I’ve been thinking about Pokemon a lot lately. Part of this is because of the nice commenters on the Best Of and Worst Of Pokemon lists I posted a while ago. People were mad about which ten I liked best, and equally mad about the ten I liked least. So I figured I’d finally come out and show what my teams were over the many years I’ve been playing. This includes only the Game Boy and DS games since the games on the GameCube were, well, meh. These are the versions I owned and played, and this list isn’t intended to be a “Best Pokemon Strategies” retrospective, but rather a “This Is How I Got Through The Games” retrospective. So kick back and enjoy a nice trip down memory road.
As with most Pokemon fans, I started with the first generation, specifically Blue Version (I don’t care if you think Red Version’s better, I didn’t play that one so shove off). I played through the whole game a few times, but I came to prefer a few specific Pokemon over others. Naturally, my Jolteon was my favorite, having a Thunder attack that never missed, plus Pin Missile for Psychics-types and Double Kick for any Rock-type that tried to take Jolteon down.
Second to Jolteon was Mewtwo, entirely overpowered with Psychic and Recover, but come on, if you have a Psychic-type and didn’t teach it Psychic, you were playing the game wrong. In fact, I taught Psychic to pretty much every Pokemon that could learn it. My Gengar for instance had a nice variety of attacks, Psychic included, as well as Thunder and Giga Drain, a big overkill against Water-types but very useful in a pinch. Combo those crazy-powerful moves with Hypnosis and it was almost like cheating.
Also critical to my team was a beastly Rhydon that knew the all-important Ground-type move, Earthquake. There just wasn’t a better Ground-type move in my eyes. Besides knowing Horn Drill, a one-hit K.O. that somehow hit way more than it was statistically supposed to, I taught my Rhydon surf. Did you know Rhydon could learn Surf? Dang, if not then you’re REALLY playing the game wrong.
I didn’t know a lot of other players who favored Golduck, but he was one of my original favorites (he was in the top 15 of my original Best Of list). I gave him Surf, as required, as well as a few other attacks, but it was Confusion that gave him the best edge since most Grass-types were also Poison-types during the first generation.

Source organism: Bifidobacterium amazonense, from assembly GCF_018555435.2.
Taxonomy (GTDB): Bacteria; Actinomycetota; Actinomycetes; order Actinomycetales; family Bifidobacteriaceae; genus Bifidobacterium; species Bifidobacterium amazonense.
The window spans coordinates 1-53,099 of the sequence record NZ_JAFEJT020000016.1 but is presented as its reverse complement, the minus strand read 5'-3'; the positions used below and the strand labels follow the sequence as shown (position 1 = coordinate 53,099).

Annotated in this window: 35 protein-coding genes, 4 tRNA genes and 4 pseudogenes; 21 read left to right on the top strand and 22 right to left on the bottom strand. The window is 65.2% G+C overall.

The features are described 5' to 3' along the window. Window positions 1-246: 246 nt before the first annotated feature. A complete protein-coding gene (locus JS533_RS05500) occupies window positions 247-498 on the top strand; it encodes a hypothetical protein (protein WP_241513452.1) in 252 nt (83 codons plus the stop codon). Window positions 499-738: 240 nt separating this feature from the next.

My last Pokemon was Charizard (check the Deviant Art yo!) with the classic Fire-type move Fire Blast. I also gave him Fly to deal with fighting types and Dig to combat the Rock-types whenever they came out. Overall, I stuck pretty much exclusively to this team, specifically when going through both Pokemon Stadium 1 & 2, and it worked out for me pretty well. It was rare that I’d have to use more than two Pokemon per battle, so I must have done something right.
By the time Yellow Version came out I was pretty well addicted to Pokemon, and when I learned that it actually adhered closer to the anime in terms of story and a few other things, I thought it was awesome. While my team didn’t initially seem all that interesting (my team was almost exactly Trainer Red’s team from Pokemon Gold/Silver), it was when I decided to take on the Poke Cup in Pokemon Stadium that I knew I’d need some serious strategy, so I planned accordingly. I’m extremely proud of this team, but it may look odd for a few reasons. However, it makes sense if you understand the restraints of the Poke Cup: Pokemon between levels 50-55 only and when you select three Pokemon for a particular match their combined levels cannot equal more than 155.
I was very addicted to the Pikachu the game provided me with, (as well as most recently with this Deviant Artist’s Pikachu) so I used him as the usual opener for most battles. He knew Thunder Wave and Thunderbolt, two good Electric-type moves for reliability. If I intended to go the distance in a fight, I paralyzed my opponent, then started spamming Double Team for stupid-high evasiveness. And if I needed one last good oomph, I used Mega Kick.